“Artsy is thrilled to partner with NYC Digital to enable students in New York City high schools to discover art from museums and galleries around the world,” said Carter Cleveland, CEO and Founder, Artsy. “Education is fundamental to Artsy’s mission, and we’re excited to be a part of the City’s vital initiatives around tech education and provide students with the tools to learn about art.”
“Thanks to Digital Ready, students from Brooklyn International High School will learn programming, carpentry, metalwork and digital storytelling skills while building a giant interactive sculpture as part of our BeamWorks Project,” said Brian Cohen, Co-director, Beam Center. “We think this kind of mentor-driven collaboration enables teens to discover the value of meaningful work and passionate interests of their own. It’s incredible that Digital Ready and the Department of Education are making the opportunity possible.”
“BRIC is dedicated to integrating the artistic process to digital practices to inspire students to be creators with technology for the 21st century,” said Jackie Chang, Director of Education, BRIC.
“Brooklyn College Community Partnership has been delivering quality social justice, arts and college access programs to underserved youth in Brooklyn for over 20 years,” said Steve Ausbury, Deputy Director, Brooklyn College Community Partnership. “This year, we are excited to partner with the Digital Ready program to introduce youth from NYC public school to our experience-based College-to-Career program at Brooklyn College. The Digital Ready program will allow BCCP to build relationships with three tech-savvy high schools and offer their students a closer look into a bright future in college.”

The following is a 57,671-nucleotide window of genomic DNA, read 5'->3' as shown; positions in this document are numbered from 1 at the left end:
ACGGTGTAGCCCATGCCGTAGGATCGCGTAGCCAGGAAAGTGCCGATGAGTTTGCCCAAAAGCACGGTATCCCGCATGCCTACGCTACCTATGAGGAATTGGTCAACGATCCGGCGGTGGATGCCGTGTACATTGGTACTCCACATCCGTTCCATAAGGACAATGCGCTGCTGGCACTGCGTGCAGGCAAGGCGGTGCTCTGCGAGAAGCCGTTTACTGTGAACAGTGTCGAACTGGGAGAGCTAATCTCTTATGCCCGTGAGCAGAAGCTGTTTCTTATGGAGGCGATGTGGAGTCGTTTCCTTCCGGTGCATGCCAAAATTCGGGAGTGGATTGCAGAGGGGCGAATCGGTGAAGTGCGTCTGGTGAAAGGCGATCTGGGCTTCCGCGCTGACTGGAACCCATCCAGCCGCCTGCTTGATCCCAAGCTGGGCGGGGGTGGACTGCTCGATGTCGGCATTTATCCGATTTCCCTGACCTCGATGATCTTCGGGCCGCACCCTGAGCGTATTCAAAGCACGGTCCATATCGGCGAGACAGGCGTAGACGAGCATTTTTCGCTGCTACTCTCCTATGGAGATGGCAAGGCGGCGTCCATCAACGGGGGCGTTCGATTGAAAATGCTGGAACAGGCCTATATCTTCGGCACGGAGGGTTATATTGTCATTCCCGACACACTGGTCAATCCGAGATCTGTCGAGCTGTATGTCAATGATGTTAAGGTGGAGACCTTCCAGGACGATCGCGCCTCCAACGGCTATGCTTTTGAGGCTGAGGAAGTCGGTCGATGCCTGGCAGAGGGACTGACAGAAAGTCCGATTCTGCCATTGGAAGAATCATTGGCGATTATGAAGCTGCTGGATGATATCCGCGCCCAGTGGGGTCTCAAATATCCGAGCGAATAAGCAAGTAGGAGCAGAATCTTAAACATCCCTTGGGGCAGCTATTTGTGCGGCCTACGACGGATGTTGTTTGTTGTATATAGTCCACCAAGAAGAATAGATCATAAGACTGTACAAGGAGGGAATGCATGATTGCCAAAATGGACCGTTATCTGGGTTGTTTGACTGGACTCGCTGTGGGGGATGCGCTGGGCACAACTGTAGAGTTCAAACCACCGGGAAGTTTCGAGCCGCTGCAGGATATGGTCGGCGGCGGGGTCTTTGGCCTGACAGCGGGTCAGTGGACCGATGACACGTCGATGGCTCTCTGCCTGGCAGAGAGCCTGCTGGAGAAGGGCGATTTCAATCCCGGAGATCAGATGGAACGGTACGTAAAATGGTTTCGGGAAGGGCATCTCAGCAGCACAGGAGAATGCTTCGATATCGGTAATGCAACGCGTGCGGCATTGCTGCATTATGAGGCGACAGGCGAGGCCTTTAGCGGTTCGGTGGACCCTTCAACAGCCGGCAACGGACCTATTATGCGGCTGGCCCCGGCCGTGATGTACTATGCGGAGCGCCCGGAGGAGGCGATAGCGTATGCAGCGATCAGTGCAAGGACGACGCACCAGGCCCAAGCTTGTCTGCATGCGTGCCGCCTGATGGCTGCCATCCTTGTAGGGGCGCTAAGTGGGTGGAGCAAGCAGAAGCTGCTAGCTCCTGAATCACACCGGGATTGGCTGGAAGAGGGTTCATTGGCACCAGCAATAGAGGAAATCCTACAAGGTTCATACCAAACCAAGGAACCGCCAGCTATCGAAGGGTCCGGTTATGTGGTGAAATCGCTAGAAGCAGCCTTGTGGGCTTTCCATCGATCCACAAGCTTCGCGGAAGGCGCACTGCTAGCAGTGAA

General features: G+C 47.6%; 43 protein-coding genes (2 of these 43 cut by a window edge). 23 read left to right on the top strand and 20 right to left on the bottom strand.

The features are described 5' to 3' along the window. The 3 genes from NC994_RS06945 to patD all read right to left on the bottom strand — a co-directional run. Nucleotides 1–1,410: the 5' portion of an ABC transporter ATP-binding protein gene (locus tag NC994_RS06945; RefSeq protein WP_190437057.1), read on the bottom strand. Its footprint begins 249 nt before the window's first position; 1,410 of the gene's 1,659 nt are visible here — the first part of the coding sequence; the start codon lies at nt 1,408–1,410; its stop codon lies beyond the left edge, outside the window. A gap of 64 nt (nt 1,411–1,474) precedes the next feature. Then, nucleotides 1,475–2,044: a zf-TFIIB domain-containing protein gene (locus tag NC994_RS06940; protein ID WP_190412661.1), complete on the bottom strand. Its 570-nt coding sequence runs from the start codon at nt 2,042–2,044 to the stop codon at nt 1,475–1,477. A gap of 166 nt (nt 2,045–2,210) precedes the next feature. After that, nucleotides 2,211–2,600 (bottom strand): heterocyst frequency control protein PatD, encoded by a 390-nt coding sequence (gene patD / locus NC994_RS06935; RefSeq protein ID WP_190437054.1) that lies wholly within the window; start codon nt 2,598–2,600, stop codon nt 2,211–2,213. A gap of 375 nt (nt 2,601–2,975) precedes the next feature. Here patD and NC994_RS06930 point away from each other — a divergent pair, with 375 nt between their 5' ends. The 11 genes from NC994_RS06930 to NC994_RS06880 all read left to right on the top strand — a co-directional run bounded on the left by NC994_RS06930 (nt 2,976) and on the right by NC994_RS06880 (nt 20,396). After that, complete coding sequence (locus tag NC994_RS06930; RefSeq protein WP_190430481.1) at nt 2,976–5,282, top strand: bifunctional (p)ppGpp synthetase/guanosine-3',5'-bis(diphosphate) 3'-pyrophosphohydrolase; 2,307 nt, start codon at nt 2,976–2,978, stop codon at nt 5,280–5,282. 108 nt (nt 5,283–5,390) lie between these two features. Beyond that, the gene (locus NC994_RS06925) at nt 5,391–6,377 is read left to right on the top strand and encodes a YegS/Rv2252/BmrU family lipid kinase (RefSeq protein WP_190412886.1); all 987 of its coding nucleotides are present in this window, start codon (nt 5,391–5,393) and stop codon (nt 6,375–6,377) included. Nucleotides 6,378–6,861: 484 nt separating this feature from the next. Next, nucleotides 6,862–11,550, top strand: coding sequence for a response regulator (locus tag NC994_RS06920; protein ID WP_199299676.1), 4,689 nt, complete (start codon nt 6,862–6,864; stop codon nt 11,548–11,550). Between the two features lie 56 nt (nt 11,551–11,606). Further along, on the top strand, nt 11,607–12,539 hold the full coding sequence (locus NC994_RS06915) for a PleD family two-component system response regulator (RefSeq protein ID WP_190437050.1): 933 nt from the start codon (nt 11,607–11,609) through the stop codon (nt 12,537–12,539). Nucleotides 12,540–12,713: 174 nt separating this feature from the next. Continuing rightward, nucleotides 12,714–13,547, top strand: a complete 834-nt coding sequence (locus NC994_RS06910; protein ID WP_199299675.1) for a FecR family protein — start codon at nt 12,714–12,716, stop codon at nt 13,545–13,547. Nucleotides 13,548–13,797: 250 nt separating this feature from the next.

“Mozilla Hive NYC is committed to creating transformative learning experiences for young people, and through our collaboration with Digital Ready educators and technologists from 11 non-profit organizations in our network will introduce essential 21st century skills to youth, teachers and schools throughout NYC,” said Leah Gilliam, Project Director for Mozilla Hive NYC Learning Network. “We’re excited to deepen our work with the Department of Education’s Office of Post-Secondary Readiness, by bridging the gap between formal and informal learning in the City and helping youth explore their interests while developing skills to shape their professional and civic identities.”